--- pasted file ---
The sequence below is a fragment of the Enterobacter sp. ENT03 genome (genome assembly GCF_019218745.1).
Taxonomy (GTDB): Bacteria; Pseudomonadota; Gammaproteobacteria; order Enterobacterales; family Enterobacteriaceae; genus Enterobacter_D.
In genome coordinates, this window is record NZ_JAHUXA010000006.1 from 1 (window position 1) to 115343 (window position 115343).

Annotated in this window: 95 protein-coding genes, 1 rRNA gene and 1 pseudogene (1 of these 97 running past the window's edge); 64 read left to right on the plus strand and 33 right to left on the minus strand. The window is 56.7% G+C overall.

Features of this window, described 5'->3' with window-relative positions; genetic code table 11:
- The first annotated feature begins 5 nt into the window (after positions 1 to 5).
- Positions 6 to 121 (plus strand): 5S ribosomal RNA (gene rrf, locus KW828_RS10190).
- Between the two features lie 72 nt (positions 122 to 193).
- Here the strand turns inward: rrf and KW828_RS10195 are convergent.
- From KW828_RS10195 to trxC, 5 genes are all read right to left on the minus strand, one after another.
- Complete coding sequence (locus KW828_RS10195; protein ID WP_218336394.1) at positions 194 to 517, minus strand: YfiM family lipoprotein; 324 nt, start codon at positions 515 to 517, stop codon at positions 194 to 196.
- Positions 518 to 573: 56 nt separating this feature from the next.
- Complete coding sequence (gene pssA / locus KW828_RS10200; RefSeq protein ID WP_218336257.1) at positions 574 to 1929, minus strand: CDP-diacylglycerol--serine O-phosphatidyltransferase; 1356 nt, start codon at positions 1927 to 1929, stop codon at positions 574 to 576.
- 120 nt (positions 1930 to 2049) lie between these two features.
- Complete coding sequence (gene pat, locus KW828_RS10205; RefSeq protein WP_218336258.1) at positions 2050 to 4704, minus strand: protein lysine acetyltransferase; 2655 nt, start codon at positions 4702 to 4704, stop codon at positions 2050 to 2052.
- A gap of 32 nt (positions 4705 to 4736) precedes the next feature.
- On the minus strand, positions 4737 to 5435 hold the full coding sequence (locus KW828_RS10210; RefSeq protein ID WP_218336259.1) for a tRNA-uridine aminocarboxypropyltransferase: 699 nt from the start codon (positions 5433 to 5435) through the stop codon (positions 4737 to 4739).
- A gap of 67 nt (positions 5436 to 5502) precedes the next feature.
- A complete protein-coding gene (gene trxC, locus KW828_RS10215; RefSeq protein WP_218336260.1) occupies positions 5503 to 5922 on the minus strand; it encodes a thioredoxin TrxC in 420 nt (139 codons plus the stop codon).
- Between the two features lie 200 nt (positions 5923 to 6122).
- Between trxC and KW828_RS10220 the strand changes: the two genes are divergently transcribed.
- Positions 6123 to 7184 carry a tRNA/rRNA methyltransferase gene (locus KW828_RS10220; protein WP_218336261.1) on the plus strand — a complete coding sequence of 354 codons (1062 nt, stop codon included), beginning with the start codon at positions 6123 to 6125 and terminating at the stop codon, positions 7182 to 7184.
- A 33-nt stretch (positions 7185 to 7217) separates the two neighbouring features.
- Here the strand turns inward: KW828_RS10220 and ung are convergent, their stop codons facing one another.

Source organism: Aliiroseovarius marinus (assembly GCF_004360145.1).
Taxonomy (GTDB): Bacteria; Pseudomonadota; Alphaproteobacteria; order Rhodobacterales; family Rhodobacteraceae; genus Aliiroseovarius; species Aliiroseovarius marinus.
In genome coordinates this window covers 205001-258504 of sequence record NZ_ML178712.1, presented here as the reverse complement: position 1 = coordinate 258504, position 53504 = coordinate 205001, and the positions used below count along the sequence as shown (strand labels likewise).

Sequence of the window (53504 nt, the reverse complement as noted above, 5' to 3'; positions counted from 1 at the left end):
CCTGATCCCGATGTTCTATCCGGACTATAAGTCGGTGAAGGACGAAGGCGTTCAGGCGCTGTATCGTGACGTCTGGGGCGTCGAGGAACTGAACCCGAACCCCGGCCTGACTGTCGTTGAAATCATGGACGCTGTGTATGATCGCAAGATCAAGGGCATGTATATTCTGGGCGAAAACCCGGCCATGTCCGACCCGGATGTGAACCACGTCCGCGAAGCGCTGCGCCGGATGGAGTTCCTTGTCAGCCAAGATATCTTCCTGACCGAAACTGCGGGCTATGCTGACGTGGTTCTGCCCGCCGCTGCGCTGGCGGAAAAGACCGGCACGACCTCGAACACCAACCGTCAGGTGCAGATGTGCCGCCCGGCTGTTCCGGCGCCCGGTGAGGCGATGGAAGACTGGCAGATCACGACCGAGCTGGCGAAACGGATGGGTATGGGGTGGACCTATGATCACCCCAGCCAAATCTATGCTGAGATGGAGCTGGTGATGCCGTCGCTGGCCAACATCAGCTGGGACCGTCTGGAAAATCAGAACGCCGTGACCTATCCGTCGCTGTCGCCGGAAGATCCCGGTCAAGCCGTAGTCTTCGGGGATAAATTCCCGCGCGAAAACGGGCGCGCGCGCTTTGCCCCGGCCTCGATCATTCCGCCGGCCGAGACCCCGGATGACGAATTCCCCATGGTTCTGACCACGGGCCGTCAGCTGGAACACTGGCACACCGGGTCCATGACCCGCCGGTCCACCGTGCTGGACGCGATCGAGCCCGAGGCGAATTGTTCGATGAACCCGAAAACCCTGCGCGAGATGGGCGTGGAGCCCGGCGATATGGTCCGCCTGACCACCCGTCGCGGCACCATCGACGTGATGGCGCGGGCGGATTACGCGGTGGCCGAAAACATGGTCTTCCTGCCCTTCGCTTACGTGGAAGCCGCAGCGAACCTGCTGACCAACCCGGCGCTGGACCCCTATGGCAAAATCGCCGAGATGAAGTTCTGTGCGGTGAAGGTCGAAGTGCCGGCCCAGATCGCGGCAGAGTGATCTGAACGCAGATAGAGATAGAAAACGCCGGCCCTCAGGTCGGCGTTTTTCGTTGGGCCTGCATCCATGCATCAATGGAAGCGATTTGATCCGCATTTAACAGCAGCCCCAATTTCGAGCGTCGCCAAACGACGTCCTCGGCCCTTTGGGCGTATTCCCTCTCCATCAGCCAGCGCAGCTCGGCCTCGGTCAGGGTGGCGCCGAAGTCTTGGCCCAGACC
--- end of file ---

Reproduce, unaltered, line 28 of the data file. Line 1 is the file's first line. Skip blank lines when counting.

Sequence of the window (53504 nt, the reverse complement as noted above, 5' to 3'; positions counted from 1 at the left end):